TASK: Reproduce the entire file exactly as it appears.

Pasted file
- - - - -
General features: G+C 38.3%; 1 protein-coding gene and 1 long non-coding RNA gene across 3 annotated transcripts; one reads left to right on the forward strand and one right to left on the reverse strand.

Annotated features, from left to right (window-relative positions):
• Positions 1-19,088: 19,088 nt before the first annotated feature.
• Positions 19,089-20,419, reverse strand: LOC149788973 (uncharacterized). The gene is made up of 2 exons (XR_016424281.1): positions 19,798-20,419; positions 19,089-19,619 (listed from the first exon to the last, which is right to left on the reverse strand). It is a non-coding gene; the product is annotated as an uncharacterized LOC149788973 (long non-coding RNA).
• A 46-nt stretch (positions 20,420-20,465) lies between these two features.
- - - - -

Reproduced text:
General features: G+C 38.3%; 1 protein-coding gene and 1 long non-coding RNA gene across 3 annotated transcripts; one reads left to right on the forward strand and one right to left on the reverse strand.

Annotated features, from left to right (window-relative positions):
• Positions 1-19,088: 19,088 nt before the first annotated feature.
• Positions 19,089-20,419, reverse strand: LOC149788973 (uncharacterized). The gene is made up of 2 exons (XR_016424281.1): positions 19,798-20,419; positions 19,089-19,619 (listed from the first exon to the last, which is right to left on the reverse strand). It is a non-coding gene; the product is annotated as an uncharacterized LOC149788973 (long non-coding RNA).
• A 46-nt stretch (positions 20,420-20,465) lies between these two features.